There are lots of songs out in the world about letters. You remember those things we used to write and send in the mail and have now been replaced by emails? There are some truly classic song regarding letters and the messages they carry. In 1961 The Marvelettes were begging their postman for a letter from a boyfriend indicating he was coming home. Click here for their song. This was followed in 1967 by The Box Tops song “The Letter” (listen here) where the singer is going home “because my baby done wrote me a letter”. This was followed in 1970 by Steve Wonder’s “Signed, Sealed, Delivered” that you can hear here. In this song the “letter” is actually Stevie letting his love know he is still hers.
So how do letters fit in today’s world of hazard communication? You may think they don’t, but actually they do. Think about when and how you receive your Safety Data Sheets (SDS). There are requirements for ensuring all workers know the hazards of the materials with which that work and that is usually accomplished by the SDS. What are the requirements for ensuring that you have an SDS for the hazardous chemicals in your workplace?
First, we will look at what the United States’ OSHA HazCom 2012 says:
“Employers shall maintain copies of any safety data sheets that are received with incoming shipments of the sealed containers of hazardous chemicals, shall obtain a safety data sheet as soon as possible for sealed containers of hazardous chemicals received without a safety data sheet if an employee requests the safety data sheet, and shall ensure that the safety data sheets are readily accessible during each work shift to employees when they are in their work area”
The Canada Labor Code states the following about Safety Data Sheets:
“125.1 … every employer shall…
(e) … make available to every employee, …, a safety data sheet for each hazardous product to which the employee may be exposed that meets the requirements set out in the regulations made under subsection 15(1) of the Hazardous Products Act
And the Canada Occupational Health and Safety Regulations say:
10.32 (1) Where a controlled product, … …, is received in the work place by an employer, the employer shall, without delay, obtain from the supplier of the controlled product a supplier material safety data sheet in respect of the controlled product”
Given all of these regulations, what does this mean to you? What is the best way for you to get and/or give a Safety Data Sheet?
The Canadian Workplace Hazardous Materials Bureau recently provided the following clarification:
“A bilingual SDS must be provided to the purchaser of the hazardous product, either in hard copy (e.g. mail, hand delivered etc.) or by electronic means.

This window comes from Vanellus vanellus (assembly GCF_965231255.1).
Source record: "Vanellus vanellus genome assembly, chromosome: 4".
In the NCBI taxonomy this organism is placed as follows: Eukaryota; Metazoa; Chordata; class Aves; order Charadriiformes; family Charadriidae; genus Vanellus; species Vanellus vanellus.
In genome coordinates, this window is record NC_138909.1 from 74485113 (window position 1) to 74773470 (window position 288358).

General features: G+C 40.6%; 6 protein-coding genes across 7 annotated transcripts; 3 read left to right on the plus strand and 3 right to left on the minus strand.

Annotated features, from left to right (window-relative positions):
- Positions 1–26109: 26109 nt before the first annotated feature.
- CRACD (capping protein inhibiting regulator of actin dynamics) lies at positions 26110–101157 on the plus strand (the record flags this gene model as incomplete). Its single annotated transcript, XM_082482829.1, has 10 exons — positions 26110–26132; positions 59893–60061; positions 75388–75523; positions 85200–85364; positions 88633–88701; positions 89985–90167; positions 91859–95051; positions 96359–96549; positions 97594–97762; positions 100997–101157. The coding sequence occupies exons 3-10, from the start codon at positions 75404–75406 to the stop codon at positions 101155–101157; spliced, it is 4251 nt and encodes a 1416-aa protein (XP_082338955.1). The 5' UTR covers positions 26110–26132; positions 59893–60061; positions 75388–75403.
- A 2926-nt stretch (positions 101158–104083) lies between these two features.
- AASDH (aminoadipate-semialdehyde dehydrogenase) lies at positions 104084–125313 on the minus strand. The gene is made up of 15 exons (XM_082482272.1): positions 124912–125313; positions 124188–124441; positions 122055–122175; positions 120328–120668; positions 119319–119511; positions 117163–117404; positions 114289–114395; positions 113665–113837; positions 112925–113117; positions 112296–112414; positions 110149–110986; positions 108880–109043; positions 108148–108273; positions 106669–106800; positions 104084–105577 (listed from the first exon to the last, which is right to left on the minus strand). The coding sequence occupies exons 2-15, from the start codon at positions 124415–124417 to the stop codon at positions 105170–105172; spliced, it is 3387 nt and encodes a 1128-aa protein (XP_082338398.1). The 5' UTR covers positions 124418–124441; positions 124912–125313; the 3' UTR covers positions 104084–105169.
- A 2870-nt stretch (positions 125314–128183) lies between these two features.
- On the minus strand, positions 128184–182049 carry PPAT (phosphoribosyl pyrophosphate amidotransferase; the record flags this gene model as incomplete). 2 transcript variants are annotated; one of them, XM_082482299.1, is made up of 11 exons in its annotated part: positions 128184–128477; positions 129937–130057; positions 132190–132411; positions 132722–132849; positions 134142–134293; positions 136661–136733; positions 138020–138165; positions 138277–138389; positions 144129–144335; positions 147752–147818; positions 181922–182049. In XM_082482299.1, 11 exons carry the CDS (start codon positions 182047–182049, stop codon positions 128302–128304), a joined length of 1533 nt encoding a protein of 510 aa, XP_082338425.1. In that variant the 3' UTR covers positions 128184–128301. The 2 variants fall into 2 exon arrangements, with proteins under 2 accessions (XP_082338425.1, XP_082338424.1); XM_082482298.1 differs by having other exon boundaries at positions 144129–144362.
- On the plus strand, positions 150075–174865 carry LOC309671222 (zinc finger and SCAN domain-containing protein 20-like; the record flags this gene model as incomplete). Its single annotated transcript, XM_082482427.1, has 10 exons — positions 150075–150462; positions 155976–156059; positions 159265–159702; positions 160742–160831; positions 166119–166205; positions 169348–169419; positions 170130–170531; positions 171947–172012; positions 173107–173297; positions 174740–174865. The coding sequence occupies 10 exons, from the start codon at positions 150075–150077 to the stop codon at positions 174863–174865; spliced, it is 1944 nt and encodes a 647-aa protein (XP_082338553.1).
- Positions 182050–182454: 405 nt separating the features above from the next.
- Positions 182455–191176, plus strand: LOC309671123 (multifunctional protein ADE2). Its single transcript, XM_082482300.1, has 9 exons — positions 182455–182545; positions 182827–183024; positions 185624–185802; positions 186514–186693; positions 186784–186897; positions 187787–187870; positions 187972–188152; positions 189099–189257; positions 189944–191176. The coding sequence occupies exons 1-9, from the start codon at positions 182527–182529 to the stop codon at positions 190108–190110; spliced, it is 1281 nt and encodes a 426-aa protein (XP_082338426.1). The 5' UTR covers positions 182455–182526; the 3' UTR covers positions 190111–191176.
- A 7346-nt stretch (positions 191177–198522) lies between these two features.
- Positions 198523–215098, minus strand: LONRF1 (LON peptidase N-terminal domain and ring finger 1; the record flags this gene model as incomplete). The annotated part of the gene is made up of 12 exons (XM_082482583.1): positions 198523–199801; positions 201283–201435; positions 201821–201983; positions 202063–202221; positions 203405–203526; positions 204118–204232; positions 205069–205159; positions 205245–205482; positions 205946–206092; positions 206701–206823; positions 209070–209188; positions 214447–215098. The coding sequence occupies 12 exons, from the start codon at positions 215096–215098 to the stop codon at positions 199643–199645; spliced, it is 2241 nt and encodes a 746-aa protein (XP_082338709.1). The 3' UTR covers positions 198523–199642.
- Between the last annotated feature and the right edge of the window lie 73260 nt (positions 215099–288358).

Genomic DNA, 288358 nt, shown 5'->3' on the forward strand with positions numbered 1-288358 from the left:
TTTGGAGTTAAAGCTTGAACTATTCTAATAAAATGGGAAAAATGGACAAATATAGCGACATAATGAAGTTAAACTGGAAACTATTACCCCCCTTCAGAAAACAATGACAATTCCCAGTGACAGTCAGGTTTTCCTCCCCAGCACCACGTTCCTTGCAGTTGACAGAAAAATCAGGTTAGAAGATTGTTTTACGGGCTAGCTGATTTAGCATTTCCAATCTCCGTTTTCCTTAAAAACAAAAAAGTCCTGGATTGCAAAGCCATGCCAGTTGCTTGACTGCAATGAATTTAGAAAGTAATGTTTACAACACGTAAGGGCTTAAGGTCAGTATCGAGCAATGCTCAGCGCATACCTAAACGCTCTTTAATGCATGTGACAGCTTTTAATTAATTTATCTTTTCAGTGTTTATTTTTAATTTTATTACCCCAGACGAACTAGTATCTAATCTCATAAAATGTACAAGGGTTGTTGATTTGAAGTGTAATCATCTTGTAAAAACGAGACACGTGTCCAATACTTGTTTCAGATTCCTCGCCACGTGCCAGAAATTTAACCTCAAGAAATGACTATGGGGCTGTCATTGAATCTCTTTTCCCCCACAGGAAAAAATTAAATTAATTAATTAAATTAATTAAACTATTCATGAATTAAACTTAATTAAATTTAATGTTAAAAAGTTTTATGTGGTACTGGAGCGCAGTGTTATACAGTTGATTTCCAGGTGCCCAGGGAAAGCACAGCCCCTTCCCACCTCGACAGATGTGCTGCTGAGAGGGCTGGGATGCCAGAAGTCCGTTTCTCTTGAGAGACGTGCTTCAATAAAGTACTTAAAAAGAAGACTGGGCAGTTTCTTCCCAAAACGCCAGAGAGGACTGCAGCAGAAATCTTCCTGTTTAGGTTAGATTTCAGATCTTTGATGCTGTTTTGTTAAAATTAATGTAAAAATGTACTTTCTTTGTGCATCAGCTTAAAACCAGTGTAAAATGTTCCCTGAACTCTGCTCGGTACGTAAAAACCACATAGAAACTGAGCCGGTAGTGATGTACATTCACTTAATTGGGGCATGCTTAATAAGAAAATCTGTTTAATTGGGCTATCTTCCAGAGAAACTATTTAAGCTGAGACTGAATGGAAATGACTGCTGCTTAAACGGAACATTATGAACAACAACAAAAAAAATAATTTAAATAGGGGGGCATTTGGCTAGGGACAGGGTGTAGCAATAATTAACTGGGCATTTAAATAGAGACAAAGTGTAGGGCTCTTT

The following are examples of ways in which a bilingual SDS could be provided to a purchaser by electronic means:
- The supplier could send an email to the purchaser and attach the SDS to the email (in the case where the English and French portions of the SDS are two separate parts, both the English and French parts must be attached in the same email).
- The supplier could provide the purchaser with a universal serial bus (USB) stick or a compact disc (CD) on which the SDS has been saved (in the case where the English and French portions of the SDS are two separate parts, both the English and French parts must be saved on the same USB stick or CD).
It is important to note that it is not acceptable to provide an SDS by only providing the purchaser of the hazardous product with a website address or hyperlink from which the purchaser may download the SDS for the product that he purchased.”
For the United States, as part of the OSHA HazCom2012 Regulation it states:
(g)(8) The employer shall maintain in the workplace copies of the required safety data sheets for each hazardous chemical, and shall ensure that they are readily accessible during each work shift to employees when they are in their work area(s). (Electronic access and other alternatives to maintaining paper copies of the safety data sheets are permitted as long as no barriers to immediate employee access in each workplace are created by such options.)
(g)(10) Safety data sheets may be kept in any form, including operating procedures, and may be designed to cover groups of hazardous chemicals in a work area where it may be more appropriate to address the hazards of a process rather than individual hazardous chemicals. However, the employer shall ensure that in all cases the required information is provided for each hazardous chemical, and is readily accessible during each work shift to employees when they are in their work area(s).
If you are new to a business, have a new product line, have switched roles always be sure you know where to find the SDS. ICC The Compliance Center offers various safety data sheet services, including creation and hosting. Contact us for more information on how we can help. Let’s hope your SDS is never lost in the mail.